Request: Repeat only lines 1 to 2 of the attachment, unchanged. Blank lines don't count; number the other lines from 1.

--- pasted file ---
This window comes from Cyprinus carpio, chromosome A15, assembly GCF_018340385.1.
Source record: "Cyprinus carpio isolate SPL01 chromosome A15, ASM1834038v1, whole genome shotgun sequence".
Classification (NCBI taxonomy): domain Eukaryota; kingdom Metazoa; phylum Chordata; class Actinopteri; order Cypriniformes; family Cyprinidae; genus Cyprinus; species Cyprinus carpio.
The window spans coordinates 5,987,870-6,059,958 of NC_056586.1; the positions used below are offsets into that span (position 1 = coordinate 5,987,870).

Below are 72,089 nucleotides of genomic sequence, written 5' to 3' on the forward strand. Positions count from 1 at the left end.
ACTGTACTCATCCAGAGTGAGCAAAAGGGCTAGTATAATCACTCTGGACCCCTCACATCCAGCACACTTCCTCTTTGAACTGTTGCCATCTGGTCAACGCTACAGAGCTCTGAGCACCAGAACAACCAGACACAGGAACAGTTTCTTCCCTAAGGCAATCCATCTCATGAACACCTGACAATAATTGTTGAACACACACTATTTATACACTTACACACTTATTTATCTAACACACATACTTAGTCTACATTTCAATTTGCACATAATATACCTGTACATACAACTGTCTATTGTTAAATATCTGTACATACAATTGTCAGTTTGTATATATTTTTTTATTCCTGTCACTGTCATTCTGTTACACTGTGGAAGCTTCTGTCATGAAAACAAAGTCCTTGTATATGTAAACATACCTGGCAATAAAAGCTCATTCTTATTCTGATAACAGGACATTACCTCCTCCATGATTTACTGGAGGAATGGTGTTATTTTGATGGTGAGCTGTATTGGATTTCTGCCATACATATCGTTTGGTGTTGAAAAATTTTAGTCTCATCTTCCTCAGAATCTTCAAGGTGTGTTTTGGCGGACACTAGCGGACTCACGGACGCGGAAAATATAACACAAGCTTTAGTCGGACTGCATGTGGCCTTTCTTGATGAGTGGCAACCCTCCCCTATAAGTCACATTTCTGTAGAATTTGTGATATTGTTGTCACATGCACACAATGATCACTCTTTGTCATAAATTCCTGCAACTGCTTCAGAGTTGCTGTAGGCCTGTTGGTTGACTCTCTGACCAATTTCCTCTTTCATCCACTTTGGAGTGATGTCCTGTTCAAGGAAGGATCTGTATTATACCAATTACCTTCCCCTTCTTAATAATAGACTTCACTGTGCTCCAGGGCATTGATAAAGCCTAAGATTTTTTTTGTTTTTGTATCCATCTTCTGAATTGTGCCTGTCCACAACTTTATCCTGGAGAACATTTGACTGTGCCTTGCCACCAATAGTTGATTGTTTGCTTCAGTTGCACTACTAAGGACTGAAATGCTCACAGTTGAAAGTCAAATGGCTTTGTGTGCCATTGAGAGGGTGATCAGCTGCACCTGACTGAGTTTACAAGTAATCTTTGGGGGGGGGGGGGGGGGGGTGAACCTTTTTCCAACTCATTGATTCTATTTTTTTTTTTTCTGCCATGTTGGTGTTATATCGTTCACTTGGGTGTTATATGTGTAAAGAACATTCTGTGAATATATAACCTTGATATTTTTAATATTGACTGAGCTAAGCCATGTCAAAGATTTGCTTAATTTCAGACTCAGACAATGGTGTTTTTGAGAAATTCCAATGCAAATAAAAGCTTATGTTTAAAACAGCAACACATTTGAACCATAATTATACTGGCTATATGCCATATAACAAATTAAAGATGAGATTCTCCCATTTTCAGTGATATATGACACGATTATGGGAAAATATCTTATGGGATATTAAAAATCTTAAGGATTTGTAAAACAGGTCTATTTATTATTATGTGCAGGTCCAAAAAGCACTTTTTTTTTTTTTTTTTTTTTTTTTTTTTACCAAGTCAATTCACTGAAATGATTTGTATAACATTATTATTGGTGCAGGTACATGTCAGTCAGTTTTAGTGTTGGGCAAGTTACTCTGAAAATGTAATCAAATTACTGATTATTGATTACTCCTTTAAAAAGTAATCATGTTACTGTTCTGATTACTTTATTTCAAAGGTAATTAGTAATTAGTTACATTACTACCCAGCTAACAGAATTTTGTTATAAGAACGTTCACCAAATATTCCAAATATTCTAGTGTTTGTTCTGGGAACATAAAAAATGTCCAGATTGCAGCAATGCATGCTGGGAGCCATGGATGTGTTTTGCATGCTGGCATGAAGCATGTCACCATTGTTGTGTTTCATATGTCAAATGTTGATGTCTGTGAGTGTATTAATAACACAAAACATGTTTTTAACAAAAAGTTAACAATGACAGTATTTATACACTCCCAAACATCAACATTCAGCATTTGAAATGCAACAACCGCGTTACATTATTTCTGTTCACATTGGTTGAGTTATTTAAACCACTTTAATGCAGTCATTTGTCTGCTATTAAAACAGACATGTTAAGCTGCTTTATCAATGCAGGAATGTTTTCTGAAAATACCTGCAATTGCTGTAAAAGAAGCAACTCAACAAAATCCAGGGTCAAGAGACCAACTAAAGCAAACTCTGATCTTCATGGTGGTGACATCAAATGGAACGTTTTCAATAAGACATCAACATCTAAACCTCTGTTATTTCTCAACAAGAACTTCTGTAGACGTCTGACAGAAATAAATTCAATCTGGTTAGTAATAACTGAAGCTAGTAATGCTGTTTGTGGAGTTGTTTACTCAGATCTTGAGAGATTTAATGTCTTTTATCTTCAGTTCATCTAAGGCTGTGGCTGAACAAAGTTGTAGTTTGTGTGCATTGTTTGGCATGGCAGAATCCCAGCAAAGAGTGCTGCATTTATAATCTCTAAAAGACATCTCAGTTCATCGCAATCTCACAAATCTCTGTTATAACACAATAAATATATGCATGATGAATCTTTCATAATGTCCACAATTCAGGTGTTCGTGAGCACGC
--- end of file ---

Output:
This window comes from Cyprinus carpio, chromosome A15, assembly GCF_018340385.1.
Source record: "Cyprinus carpio isolate SPL01 chromosome A15, ASM1834038v1, whole genome shotgun sequence".